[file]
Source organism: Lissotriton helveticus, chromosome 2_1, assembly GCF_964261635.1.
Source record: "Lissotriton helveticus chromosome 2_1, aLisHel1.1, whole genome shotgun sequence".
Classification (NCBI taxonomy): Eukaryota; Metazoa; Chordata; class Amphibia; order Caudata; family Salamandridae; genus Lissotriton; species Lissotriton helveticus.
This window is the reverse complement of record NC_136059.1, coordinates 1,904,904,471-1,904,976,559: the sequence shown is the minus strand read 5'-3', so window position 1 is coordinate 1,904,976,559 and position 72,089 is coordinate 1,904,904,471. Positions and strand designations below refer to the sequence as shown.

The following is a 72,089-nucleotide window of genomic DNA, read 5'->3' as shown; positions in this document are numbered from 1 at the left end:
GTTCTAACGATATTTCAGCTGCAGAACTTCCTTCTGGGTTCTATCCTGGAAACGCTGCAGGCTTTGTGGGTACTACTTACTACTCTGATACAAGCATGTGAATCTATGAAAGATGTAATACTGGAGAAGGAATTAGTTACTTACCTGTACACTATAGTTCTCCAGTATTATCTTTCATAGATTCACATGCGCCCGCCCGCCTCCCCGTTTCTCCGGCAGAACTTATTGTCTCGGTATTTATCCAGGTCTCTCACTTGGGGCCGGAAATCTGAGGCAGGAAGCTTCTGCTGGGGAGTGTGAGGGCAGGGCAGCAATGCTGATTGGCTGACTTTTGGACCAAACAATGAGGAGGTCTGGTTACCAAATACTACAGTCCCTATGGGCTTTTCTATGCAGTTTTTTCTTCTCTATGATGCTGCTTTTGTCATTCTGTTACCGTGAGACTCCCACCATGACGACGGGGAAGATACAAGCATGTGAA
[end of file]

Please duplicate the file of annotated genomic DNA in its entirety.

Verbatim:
Source organism: Lissotriton helveticus, chromosome 2_1, assembly GCF_964261635.1.
Source record: "Lissotriton helveticus chromosome 2_1, aLisHel1.1, whole genome shotgun sequence".
Classification (NCBI taxonomy): Eukaryota; Metazoa; Chordata; class Amphibia; order Caudata; family Salamandridae; genus Lissotriton; species Lissotriton helveticus.
This window is the reverse complement of record NC_136059.1, coordinates 1,904,904,471-1,904,976,559: the sequence shown is the minus strand read 5'-3', so window position 1 is coordinate 1,904,976,559 and position 72,089 is coordinate 1,904,904,471. Positions and strand designations below refer to the sequence as shown.

The following is a 72,089-nucleotide window of genomic DNA, read 5'->3' as shown; positions in this document are numbered from 1 at the left end:
GTTCTAACGATATTTCAGCTGCAGAACTTCCTTCTGGGTTCTATCCTGGAAACGCTGCAGGCTTTGTGGGTACTACTTACTACTCTGATACAAGCATGTGAATCTATGAAAGATGTAATACTGGAGAAGGAATTAGTTACTTACCTGTACACTATAGTTCTCCAGTATTATCTTTCATAGATTCACATGCGCCCGCCCGCCTCCCCGTTTCTCCGGCAGAACTTATTGTCTCGGTATTTATCCAGGTCTCTCACTTGGGGCCGGAAATCTGAGGCAGGAAGCTTCTGCTGGGGAGTGTGAGGGCAGGGCAGCAATGCTGATTGGCTGACTTTTGGACCAAACAATGAGGAGGTCTGGTTACCAAATACTACAGTCCCTATGGGCTTTTCTATGCAGTTTTTTCTTCTCTATGATGCTGCTTTTGTCATTCTGTTACCGTGAGACTCCCACCATGACGACGGGGAAGATACAAGCATGTGAA